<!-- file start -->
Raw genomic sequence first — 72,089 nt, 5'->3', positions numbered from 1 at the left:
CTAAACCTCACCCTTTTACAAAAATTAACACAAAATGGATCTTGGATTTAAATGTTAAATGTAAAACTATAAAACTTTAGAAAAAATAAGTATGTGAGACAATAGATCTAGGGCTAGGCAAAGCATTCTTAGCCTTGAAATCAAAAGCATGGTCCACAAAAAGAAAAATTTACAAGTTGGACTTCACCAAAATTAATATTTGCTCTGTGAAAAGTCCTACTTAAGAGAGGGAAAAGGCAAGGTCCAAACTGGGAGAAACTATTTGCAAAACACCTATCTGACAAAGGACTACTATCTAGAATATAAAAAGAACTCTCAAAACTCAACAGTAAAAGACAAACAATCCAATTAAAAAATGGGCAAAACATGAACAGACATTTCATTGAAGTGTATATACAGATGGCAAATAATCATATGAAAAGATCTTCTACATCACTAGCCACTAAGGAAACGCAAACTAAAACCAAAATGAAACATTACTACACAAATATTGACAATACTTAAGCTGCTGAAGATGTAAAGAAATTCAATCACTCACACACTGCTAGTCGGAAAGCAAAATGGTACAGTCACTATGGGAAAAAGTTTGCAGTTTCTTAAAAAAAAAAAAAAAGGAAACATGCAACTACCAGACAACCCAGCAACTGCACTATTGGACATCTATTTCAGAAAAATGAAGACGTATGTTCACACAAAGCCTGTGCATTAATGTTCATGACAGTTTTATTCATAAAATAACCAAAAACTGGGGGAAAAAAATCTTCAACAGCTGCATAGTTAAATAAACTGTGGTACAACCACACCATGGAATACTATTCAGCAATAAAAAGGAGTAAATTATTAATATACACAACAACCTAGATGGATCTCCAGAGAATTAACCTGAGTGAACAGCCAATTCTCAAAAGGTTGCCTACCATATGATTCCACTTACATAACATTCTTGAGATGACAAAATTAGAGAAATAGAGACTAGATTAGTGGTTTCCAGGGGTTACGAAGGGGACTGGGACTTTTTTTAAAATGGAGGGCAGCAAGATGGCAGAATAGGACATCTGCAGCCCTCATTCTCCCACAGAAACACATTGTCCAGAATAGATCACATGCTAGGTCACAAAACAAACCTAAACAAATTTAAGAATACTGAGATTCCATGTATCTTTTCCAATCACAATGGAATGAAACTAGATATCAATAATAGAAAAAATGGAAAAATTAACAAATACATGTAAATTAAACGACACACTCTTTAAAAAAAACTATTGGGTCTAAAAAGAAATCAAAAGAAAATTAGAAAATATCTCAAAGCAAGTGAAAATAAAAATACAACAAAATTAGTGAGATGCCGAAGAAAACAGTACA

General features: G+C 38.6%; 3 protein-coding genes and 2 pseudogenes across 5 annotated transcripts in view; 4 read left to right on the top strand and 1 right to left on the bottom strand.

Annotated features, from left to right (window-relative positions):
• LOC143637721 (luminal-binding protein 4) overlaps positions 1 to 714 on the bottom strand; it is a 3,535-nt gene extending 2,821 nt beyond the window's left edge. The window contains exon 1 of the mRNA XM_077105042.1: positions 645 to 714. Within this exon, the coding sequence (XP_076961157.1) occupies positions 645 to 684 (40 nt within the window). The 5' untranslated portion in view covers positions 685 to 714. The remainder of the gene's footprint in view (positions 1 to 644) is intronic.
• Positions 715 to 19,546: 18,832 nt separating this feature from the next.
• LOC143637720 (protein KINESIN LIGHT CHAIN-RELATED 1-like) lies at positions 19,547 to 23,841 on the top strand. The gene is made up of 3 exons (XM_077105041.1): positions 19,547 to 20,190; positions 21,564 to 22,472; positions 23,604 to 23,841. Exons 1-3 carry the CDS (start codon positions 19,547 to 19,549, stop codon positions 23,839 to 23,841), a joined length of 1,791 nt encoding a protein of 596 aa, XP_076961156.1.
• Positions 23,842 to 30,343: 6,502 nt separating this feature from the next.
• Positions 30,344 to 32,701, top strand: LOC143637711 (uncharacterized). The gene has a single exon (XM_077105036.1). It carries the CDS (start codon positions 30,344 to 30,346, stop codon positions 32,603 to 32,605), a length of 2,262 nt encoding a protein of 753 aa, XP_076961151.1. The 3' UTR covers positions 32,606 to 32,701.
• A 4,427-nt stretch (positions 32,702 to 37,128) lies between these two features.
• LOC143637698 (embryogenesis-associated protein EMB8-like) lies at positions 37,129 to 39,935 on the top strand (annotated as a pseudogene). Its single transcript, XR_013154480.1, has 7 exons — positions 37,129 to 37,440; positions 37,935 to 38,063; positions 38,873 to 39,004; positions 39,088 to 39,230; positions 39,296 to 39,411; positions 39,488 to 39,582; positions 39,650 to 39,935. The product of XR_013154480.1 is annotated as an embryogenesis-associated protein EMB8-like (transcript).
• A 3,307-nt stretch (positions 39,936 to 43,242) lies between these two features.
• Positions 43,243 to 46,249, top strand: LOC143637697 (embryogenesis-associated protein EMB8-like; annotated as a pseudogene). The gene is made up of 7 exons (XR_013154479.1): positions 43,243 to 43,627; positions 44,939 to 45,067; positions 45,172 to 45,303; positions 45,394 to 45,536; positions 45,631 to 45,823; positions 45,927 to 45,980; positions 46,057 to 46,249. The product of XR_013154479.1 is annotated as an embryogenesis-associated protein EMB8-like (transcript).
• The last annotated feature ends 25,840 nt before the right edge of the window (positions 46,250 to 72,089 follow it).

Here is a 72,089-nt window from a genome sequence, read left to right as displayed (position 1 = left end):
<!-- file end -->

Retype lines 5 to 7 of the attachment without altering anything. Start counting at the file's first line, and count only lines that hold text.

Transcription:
• LOC143637721 (luminal-binding protein 4) overlaps positions 1 to 714 on the bottom strand; it is a 3,535-nt gene extending 2,821 nt beyond the window's left edge. The window contains exon 1 of the mRNA XM_077105042.1: positions 645 to 714. Within this exon, the coding sequence (XP_076961157.1) occupies positions 645 to 684 (40 nt within the window). The 5' untranslated portion in view covers positions 685 to 714. The remainder of the gene's footprint in view (positions 1 to 644) is intronic.
• Positions 715 to 19,546: 18,832 nt separating this feature from the next.
• LOC143637720 (protein KINESIN LIGHT CHAIN-RELATED 1-like) lies at positions 19,547 to 23,841 on the top strand. The gene is made up of 3 exons (XM_077105041.1): positions 19,547 to 20,190; positions 21,564 to 22,472; positions 23,604 to 23,841. Exons 1-3 carry the CDS (start codon positions 19,547 to 19,549, stop codon positions 23,839 to 23,841), a joined length of 1,791 nt encoding a protein of 596 aa, XP_076961156.1.